Just think of all the idiot young people out there who refuse to watch any black & white movies, let alone silent movies, who will be passing up The Artist for no good reason. The laugh is on them this year.
I can't wait to see the Technicolor remake in THX Surround Silence.

All-in-all a pretty good show as Oscarcasts go, a vast improvement over last year, when we all felt like cutting off an arm if we could just escape that way. For the most part I was happy with who and what won, and Billy Crystal showed how it’s done. I hope James Franco was watching intensely. Yes, James, it LOOKS easy with a pro like Billy, but it takes skill acquired over decades coupled with inborn wit. It's not a job for dilettantes. Although the monologue was spotty and the musical opening number self-derivitive and rushed (and, I'm finding online, his Sammy character that he used to do with no problems on SNL regularly 27 years ago, is now offending people.) Billy ‘s material through the rest of the show was solid, and there was just the right amount of him. It was the best Oscar hosting since the last time Steve Martin hosted solo. And Billy proved again that there is no earthly reason to have two Oscar co-hosts.

Mark my words, two years from now, half the movies out will be in black & white, and THX Surround-Silence. Of course, they’ll still be in 3-D.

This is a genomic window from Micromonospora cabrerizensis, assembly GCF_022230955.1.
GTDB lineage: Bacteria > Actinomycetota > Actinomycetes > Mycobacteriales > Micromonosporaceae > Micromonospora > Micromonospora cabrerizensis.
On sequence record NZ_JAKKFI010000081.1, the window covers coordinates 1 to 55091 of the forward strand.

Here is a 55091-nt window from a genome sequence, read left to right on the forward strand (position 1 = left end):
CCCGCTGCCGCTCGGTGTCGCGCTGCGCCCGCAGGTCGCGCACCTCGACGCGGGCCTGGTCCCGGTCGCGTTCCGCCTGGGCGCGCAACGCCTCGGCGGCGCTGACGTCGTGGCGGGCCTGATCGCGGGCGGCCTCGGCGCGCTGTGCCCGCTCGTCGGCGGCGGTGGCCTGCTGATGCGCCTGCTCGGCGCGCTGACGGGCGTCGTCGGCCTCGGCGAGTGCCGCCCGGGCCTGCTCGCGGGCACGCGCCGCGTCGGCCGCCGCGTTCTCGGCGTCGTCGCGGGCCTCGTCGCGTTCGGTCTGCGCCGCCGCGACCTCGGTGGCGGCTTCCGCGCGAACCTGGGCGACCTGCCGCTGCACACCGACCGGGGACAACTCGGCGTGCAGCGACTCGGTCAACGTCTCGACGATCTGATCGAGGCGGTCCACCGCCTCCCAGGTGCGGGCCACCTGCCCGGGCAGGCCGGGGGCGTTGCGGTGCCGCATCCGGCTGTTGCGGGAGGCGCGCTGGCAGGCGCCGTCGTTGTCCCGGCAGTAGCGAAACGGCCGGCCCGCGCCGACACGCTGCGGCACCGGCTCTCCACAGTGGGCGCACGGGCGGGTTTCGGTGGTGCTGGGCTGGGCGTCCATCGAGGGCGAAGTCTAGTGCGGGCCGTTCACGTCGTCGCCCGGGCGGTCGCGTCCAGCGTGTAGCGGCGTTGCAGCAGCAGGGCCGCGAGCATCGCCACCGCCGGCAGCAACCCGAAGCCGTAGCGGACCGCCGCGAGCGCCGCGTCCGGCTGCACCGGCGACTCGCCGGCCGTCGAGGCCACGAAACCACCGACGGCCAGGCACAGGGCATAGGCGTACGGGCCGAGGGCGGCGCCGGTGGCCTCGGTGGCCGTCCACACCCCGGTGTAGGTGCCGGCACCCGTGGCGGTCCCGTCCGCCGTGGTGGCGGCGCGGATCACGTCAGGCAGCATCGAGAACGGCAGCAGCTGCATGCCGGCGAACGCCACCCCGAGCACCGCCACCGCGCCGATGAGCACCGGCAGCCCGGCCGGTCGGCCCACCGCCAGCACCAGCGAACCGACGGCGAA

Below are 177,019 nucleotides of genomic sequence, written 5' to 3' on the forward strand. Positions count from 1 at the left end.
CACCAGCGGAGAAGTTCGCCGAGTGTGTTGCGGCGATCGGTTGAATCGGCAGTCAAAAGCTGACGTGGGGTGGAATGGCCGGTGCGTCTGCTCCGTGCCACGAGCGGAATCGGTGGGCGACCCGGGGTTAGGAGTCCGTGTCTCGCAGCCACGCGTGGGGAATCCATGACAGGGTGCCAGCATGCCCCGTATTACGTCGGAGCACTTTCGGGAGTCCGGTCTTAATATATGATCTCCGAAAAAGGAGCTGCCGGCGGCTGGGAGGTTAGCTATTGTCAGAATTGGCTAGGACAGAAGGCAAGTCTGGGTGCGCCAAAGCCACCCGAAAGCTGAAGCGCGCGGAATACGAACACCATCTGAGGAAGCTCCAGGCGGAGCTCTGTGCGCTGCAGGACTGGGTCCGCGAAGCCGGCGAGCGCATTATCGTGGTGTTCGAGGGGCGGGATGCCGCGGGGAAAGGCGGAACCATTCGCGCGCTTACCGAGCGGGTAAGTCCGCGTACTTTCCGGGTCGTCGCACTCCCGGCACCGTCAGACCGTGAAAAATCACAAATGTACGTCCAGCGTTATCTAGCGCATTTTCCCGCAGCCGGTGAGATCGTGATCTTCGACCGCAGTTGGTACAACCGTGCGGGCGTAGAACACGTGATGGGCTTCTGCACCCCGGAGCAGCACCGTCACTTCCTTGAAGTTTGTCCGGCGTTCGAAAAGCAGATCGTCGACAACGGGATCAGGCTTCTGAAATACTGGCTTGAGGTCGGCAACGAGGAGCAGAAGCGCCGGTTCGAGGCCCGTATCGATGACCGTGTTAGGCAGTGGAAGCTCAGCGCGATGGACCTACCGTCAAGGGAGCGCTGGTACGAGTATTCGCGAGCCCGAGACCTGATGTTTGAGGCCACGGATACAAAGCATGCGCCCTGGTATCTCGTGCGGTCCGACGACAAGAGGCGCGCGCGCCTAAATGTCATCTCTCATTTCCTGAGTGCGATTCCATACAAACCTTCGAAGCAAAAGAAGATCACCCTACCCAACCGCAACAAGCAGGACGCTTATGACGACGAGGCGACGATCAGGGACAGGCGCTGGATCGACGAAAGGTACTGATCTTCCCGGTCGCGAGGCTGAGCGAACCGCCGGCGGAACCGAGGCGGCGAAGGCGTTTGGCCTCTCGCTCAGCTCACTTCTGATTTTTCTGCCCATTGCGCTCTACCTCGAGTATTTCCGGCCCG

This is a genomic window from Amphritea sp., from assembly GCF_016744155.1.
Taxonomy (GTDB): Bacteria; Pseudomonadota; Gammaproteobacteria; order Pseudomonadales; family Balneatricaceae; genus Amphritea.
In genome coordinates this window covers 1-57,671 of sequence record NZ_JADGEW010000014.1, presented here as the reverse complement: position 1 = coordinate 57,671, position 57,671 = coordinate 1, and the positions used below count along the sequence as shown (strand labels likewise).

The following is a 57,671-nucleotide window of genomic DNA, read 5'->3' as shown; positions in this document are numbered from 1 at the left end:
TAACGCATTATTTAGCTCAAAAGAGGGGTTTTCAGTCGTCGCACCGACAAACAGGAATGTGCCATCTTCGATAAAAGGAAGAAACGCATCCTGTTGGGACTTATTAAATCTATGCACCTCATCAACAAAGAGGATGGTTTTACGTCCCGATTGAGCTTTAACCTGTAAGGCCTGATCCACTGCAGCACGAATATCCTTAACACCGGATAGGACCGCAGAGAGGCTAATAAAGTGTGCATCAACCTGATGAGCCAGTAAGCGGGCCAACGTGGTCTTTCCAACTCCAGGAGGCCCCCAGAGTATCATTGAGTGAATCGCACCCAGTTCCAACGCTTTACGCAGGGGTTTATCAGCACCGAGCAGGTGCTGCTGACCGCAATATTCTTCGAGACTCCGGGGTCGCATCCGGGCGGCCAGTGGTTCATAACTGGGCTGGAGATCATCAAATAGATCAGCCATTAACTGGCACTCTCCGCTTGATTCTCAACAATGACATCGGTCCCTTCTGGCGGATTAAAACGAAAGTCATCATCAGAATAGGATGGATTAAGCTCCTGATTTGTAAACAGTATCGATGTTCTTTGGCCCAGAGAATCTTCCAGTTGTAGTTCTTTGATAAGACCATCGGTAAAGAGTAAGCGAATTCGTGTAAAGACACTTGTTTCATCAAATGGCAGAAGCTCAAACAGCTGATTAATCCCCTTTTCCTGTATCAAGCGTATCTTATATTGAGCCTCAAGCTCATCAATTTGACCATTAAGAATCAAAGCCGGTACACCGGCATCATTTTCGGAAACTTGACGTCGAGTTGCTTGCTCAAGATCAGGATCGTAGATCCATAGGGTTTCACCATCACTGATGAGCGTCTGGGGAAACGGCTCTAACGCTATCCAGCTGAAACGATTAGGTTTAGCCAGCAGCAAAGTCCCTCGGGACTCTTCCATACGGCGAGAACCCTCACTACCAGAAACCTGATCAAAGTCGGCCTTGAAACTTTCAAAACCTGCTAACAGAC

Somewhere, Norma Desmond is saying: “I told you so.”

All right, Mr. DeMille, I’m ready for my martini. Cheers, darlings.

An artist, but not The Artist.

Friday, February 17, 2012

Barry Day

This sketch was done a month ago.
It's Barry Humphries's 78th birthday. The day we all give thanks that this great comic genius is still among us, still working, still sharing his genius with the world. Why, in the December and January just past he starred in a London panto, playing two highly energetic shows a day for five weeks in Dick Whittington.

This is the program for Dame Edna's Christmas Panto that Adina, an Absolutely Fabulous London possum friend of mine sent me.
She was lucky enough to see three performances, and even get called up on stage by Edna herself.

Do you know any 78 year olds who are getting dragged-up in hot costumes and doing two, looooonnnnnng shows a day, involving singing, dancing, running about, performing slapstick comedy, flying in from the rafters, and stunning audiences with their genius day after day, week after week?

But I have been celebrating Barry's birthday in a legal manner, and I'm really too lazy now to write another tribute to this, the man I love most of all, so here's a link to a prevous birthday tribute I wrote of him, and here's some lovely pictures of Barry and his divine dame.